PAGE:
How can a band without most of its original lineup continue to go on?
The Skatalites' beautiful instrumental music preceded and influenced reggae when the band formed in 1964, but that was nearly 60 years ago. In 2023, only singer Doreen Shaffer is alive and performs with the band. For percussionist Larry McDonald, the way the Skatalites have continued as a legacy band follows an honorable musical tradition no one thinks twice about in the world of jazz or classical music.
"I think of it how you have the Duke Ellington and Count Basie orchestras. They've both been dead a long time, but new musicians play their songbooks," McDonald says. "We play the Skatalites' charts. As the styles change, it changes how players play those songs. The arrangements will always stay the same."
At 85, McDonald's musical legacy is interwoven with the original Skatalites lineup.
"I played with all the original members before they even became a band. We all played in the hotel circuit in Jamaica," McDonald tells New Times.
It wasn't until the age of 24, after years of working day jobs, that McDonald began to work as a musician. "It was the mono recording days, so no one could make a mistake in the studio," he remembers. "I wasn't good enough yet to get much work then. I was not as good as the Skatalites, who were luminaries."
After years of working at a tax office and as a tallyman, where he'd go to the docks and count the bananas, McDonald decided to make a go at pounding the drums. "Back then, you didn't tell your parents after you went to school that you became a musician," he says. "Musicians had bad reputations. You weren't keen to tell your parents you were one of them." It was the early '60s, right as ska and rocksteady were blowing up around the island of Jamaica. Meanwhile, the Skatalites were defining the sound of ska on their own, collaborating with musical legends like the Wailers and Lee "Scratch" Perry.
Looking for musical gigs wherever he could find them, McDonald decamped to Mexico in 1967 to play with a limbo troupe. When he returned to Jamaica in 1969, the music scene was quickly changing.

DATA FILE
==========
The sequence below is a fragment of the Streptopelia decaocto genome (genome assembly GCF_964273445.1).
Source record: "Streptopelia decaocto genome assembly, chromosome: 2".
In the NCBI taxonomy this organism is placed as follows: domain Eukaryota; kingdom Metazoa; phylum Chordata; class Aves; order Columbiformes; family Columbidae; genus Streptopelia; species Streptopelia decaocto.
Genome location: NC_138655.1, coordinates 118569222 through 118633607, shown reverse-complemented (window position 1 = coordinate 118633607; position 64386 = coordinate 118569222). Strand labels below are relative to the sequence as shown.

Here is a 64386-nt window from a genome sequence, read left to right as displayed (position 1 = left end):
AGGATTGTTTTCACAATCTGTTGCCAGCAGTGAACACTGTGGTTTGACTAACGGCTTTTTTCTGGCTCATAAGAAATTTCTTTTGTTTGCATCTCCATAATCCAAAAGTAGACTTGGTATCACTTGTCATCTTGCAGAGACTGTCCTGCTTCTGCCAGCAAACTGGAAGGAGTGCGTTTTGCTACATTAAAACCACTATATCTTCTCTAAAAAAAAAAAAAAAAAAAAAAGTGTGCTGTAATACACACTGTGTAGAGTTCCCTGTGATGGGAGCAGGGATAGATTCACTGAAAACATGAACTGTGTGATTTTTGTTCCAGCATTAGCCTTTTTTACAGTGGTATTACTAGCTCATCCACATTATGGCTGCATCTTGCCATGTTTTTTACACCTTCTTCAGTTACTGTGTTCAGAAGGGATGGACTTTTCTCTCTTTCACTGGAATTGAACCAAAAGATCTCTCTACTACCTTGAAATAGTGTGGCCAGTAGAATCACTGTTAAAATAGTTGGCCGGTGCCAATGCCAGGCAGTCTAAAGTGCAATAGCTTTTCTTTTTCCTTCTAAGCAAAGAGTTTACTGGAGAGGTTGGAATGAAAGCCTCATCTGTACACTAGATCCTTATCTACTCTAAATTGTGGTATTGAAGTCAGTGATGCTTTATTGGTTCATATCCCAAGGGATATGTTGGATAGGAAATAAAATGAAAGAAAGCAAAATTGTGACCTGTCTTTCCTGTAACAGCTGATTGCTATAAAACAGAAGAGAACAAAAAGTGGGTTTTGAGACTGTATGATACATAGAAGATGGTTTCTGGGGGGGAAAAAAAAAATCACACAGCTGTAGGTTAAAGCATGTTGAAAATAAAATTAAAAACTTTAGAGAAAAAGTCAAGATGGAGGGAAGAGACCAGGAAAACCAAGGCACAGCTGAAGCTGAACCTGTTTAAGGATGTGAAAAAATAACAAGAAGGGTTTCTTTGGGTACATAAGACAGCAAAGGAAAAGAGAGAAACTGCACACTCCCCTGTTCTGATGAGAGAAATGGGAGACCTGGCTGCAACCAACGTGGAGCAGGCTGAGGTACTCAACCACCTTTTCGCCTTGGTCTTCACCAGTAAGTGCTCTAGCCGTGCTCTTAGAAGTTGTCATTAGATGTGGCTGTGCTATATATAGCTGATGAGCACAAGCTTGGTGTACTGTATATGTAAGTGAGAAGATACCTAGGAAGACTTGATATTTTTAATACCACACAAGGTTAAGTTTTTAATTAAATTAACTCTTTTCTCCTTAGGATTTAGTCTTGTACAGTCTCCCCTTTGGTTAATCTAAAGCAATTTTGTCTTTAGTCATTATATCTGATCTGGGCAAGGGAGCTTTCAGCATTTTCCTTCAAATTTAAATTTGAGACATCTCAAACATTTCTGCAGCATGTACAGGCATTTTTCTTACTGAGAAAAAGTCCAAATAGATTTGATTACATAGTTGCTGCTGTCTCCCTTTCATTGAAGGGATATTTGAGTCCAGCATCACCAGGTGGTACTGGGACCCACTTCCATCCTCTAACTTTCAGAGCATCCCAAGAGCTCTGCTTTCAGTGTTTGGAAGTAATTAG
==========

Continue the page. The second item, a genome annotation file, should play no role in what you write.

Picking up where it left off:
"There was no talk of reggae in Mexico. When I got back, I tuned into the radio [and] a friend was a DJ, said hi to me on air, and played 'Long Shot Kick de Bucket' by the Pioneers. That was the first reggae song I heard," McDonald says. "It made me want to find out what the hell was going on. I'd done ska and rocksteady, but reggae was something new, and I wasn't going to be left behind."
Afterward, McDonald started researching indigenous Jamaican rhythms. "I took bits and pieces from all of them and put them together," he adds. He also found a way to incorporate his love of jazz into his playing. "I was a bebop head before anything. I still have that approach to music where you got to be fast on your feet. There's still elements of jazz and Latin music in what I play."
As McDonald was finding himself musically, including performing with Gil Scott-Heron in the U.S. for years, he returned to Jamaica in 1983, the same year that the Skatalites came out of hibernation to perform at the Reggae Sunsplash festival. Since then, the group has been touring in one configuration or another for the last four decades. McDonald joined the current iteration only a few years ago.
"A lot of the band came aboard when the original Skatalites were still playing. They know more about these songs than I do," McDonald says of his younger band members. "The bass player Val Douglas recorded with anyone Jamaican you ever heard of. Everyone in the band has a strong background. They make it so the Skatalites are Jamaica's legacy band."
The Skatalites. 7 p.m. Friday, January 27, at the Ground, 34 NE 11th St., Miami; thegroundmiami.com. Tickets cost $35 to $40 via eventbrite.com.